GLEN ELLYN, Ill., July 20, 2018 /PRNewswire/ -- These, according to Daniel Yelovich, a licensed mortgage loan officer from Glen Ellyn, Illinois, are income, credit, and down payment. "While they're equally important, it's the credit aspect where many people come unstuck," he suggests.
"With that said, people must remember that banks actively want to give them a mortgage!" Yelovich continues.
Once regular income and a down payment amount have been established, any lender will carry out a series of credit checks before granting a mortgage. "These checks are made to assess the suitability of the borrower," Yelovich explains. "Banks like to see a credit score of 640 or more, with scores of 740 and above in the best range."
Where credit scores pose a problem, the mortgage loan officer suggests getting straight to the root of the problem. "If there's a mistake on a report, it's imperative that it be rectified as quickly as possible," he points out.
"A credit report is a snapshot of an individual's recent credit history," Yelovich continues. "Sometimes called a FICO, credit scores are affected by any late payments made to, for example, credit card or utility companies."
The Fair and Accurate Credit Transactions Act, or FACTA, allows every consumer in the U.S. one free annual copy of their credit report from each of the country's three credit bureaus. These, currently, are TransUnion, Experian, and Equifax, Yelovich reveals.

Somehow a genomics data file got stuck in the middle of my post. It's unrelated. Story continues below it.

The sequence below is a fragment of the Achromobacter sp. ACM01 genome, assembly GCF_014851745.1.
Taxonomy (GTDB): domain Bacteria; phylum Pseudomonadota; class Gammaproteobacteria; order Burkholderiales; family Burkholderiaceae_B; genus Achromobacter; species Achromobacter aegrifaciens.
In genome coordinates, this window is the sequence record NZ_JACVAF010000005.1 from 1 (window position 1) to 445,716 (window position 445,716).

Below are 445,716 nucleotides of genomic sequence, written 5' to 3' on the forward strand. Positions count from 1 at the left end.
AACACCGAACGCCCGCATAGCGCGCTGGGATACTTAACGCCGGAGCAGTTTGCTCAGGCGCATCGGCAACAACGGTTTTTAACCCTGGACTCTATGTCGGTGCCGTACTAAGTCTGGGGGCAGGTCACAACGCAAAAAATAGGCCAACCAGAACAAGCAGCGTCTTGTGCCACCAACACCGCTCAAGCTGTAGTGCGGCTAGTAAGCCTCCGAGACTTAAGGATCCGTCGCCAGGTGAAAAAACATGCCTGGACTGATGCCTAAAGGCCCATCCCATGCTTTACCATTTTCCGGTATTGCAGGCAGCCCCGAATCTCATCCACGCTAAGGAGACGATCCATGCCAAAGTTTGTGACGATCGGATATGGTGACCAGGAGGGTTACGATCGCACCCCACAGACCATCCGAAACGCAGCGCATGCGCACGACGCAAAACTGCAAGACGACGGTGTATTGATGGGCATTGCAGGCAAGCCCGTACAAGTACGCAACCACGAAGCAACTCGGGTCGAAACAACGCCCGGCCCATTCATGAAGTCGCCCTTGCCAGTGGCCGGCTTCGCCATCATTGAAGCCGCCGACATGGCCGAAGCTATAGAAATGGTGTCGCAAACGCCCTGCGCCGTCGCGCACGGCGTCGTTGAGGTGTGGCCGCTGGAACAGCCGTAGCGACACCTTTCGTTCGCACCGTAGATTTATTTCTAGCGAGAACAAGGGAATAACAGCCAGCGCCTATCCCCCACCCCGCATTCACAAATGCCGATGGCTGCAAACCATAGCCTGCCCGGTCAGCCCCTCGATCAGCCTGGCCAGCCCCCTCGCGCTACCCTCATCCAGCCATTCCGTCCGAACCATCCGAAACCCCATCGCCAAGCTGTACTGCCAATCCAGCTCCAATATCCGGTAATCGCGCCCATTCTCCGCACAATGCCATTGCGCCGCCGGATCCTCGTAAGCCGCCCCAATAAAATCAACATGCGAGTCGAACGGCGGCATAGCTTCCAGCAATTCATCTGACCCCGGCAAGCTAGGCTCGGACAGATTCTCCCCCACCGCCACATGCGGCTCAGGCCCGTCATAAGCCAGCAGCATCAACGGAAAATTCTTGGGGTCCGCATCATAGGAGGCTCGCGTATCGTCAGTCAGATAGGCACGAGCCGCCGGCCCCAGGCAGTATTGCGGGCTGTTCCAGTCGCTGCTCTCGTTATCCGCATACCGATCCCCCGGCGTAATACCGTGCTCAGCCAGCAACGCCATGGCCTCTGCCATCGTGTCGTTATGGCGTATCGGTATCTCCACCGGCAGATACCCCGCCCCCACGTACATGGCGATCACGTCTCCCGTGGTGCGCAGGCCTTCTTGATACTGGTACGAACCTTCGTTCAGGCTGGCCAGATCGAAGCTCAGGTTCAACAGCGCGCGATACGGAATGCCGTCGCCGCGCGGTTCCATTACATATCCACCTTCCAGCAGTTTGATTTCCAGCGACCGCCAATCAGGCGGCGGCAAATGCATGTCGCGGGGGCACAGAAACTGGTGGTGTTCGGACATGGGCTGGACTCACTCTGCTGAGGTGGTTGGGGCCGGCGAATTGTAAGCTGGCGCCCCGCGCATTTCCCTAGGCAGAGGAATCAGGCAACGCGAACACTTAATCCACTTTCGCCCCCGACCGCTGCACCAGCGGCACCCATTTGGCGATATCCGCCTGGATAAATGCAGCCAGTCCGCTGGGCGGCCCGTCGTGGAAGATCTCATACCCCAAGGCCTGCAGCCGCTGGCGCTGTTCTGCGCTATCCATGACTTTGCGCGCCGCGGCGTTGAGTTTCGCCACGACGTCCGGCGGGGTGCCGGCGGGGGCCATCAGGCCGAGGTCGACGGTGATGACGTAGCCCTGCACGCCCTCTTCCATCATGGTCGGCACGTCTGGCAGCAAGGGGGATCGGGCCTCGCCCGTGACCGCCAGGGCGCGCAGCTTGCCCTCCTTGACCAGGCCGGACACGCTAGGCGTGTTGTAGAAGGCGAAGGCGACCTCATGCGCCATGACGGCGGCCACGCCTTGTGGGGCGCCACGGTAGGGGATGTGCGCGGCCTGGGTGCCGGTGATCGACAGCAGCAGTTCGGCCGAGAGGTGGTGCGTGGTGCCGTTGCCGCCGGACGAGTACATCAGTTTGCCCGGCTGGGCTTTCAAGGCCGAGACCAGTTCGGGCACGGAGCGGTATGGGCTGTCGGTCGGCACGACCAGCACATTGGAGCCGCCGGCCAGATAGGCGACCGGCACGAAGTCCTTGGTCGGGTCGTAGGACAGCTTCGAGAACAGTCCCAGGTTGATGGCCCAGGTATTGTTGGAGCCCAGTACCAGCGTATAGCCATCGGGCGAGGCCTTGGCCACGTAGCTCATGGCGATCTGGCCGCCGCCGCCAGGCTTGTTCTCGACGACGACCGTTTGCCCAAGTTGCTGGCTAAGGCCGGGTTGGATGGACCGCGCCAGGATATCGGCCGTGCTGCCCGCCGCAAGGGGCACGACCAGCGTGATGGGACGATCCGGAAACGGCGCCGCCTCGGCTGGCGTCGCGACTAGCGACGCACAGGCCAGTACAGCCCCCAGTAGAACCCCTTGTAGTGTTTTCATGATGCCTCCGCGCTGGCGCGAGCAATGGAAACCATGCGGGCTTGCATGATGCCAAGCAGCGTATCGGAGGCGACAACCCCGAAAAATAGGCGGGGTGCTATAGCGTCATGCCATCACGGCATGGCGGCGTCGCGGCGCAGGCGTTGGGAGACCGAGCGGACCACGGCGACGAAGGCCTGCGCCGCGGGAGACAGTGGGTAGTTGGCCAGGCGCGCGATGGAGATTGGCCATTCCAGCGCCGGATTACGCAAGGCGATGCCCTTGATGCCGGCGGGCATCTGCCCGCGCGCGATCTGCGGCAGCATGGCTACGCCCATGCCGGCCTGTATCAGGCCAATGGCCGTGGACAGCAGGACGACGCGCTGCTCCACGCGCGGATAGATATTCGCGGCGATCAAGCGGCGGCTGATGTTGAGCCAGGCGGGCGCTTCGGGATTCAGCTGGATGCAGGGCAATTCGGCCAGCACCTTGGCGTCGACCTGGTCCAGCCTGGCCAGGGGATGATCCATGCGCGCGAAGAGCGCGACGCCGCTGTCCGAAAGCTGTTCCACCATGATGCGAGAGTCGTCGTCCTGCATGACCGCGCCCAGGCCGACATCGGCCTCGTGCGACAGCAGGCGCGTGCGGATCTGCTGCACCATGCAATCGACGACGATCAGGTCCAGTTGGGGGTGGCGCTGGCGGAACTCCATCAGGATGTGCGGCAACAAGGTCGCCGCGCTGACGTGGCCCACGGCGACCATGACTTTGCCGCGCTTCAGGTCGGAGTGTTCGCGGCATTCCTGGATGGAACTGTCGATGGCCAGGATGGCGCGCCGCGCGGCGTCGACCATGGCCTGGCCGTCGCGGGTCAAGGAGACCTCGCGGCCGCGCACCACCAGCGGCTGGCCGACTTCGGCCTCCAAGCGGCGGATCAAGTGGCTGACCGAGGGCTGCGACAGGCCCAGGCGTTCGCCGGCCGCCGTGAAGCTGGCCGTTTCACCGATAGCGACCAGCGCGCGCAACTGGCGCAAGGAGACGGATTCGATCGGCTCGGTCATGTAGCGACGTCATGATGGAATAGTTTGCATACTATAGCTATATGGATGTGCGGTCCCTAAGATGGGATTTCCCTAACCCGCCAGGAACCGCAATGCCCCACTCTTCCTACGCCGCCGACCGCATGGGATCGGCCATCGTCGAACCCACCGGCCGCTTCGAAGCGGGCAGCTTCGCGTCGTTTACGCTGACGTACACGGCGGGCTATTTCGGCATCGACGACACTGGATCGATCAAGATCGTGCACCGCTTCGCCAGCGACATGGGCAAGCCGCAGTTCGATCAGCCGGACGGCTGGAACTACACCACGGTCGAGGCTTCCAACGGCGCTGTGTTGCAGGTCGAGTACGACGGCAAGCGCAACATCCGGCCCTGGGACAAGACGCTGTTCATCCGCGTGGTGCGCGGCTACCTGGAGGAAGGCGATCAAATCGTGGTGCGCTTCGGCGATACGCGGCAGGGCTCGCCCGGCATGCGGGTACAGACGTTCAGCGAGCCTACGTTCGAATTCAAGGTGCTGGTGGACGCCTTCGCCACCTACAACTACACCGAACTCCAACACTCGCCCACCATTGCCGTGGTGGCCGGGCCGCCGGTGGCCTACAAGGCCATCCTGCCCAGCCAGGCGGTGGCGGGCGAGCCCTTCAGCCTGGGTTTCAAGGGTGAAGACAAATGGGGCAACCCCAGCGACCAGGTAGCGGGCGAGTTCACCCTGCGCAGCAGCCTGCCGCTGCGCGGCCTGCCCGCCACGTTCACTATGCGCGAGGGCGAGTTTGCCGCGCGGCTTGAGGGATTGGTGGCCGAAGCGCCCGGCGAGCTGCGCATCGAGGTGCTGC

Where bad credit exists, he advises contacting lenders or creditors to arrange more affordable payment terms, a repayment plan, or to make arrangements to consolidate multiple debts into one individual lower interest loan.
"From here," he adds, "it's about maintaining good credit going forward."
To facilitate this, Yelovich advises sticking to the following plan:
- Pay any overdue bills and stay up to date with future payments.
- Pay all bills within 30 days of their due date to avoid an overdue flag appearing.
- Set up payment plans where necessary as on-time, consistent payments are pivotal.
- Keep credit card balances under 50% of their maximum as going above this will hinder credit scores.
- Avoid opening unnecessary new credit accounts as frequent credit inquiries negatively affect credit scores.
- Call any creditor if there's likely to be a problem paying their bill on time.
Daniel Yelovich goes on to emphasize that where credit has been negatively affected by mistakes on an individual's report, their score could be improved in as little as two weeks. "However, even where credit has been badly neglected," he adds, "most individuals can achieve a mortgage-worthy score of 640 within twelve months by following the above guidelines."
"Do this," he adds, wrapping up, "and you'll be well on your way to a better credit score, a successful application for a mortgage you can afford, and a beautiful home to call your own."
Daniel Yelovich has been a licensed mortgage loan officer for over 20 years. He currently resides in Glen Ellyn, Illinois with his wife, Janet, and two children, Rebecca and Adam.
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